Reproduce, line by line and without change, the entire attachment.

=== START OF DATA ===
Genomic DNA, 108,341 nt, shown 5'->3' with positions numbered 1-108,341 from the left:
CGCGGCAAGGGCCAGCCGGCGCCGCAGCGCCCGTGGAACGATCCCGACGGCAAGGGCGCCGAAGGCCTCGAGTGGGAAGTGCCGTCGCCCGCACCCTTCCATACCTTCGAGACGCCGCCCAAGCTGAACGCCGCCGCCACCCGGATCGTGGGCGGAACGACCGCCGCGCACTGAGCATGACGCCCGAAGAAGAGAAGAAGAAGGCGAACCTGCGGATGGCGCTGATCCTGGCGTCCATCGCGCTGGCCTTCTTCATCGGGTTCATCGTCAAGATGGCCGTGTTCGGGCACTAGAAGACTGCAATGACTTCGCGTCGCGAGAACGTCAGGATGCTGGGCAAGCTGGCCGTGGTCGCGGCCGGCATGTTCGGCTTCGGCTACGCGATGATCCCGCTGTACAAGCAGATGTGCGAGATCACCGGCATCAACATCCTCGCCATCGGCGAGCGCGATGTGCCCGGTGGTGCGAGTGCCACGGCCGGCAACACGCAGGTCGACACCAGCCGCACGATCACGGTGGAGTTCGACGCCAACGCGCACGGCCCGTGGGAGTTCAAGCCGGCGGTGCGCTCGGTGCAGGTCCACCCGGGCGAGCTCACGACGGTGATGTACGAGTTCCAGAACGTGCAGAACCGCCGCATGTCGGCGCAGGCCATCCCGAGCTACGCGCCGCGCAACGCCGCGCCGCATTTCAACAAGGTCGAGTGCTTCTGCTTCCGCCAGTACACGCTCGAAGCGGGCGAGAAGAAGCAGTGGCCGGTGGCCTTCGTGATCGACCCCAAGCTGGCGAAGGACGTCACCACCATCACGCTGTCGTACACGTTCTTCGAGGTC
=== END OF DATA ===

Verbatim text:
Genomic DNA, 108,341 nt, shown 5'->3' with positions numbered 1-108,341 from the left:
CGCGGCAAGGGCCAGCCGGCGCCGCAGCGCCCGTGGAACGATCCCGACGGCAAGGGCGCCGAAGGCCTCGAGTGGGAAGTGCCGTCGCCCGCACCCTTCCATACCTTCGAGACGCCGCCCAAGCTGAACGCCGCCGCCACCCGGATCGTGGGCGGAACGACCGCCGCGCACTGAGCATGACGCCCGAAGAAGAGAAGAAGAAGGCGAACCTGCGGATGGCGCTGATCCTGGCGTCCATCGCGCTGGCCTTCTTCATCGGGTTCATCGTCAAGATGGCCGTGTTCGGGCACTAGAAGACTGCAATGACTTCGCGTCGCGAGAACGTCAGGATGCTGGGCAAGCTGGCCGTGGTCGCGGCCGGCATGTTCGGCTTCGGCTACGCGATGATCCCGCTGTACAAGCAGATGTGCGAGATCACCGGCATCAACATCCTCGCCATCGGCGAGCGCGATGTGCCCGGTGGTGCGAGTGCCACGGCCGGCAACACGCAGGTCGACACCAGCCGCACGATCACGGTGGAGTTCGACGCCAACGCGCACGGCCCGTGGGAGTTCAAGCCGGCGGTGCGCTCGGTGCAGGTCCACCCGGGCGAGCTCACGACGGTGATGTACGAGTTCCAGAACGTGCAGAACCGCCGCATGTCGGCGCAGGCCATCCCGAGCTACGCGCCGCGCAACGCCGCGCCGCATTTCAACAAGGTCGAGTGCTTCTGCTTCCGCCAGTACACGCTCGAAGCGGGCGAGAAGAAGCAGTGGCCGGTGGCCTTCGTGATCGACCCCAAGCTGGCGAAGGACGTCACCACCATCACGCTGTCGTACACGTTCTTCGAGGTC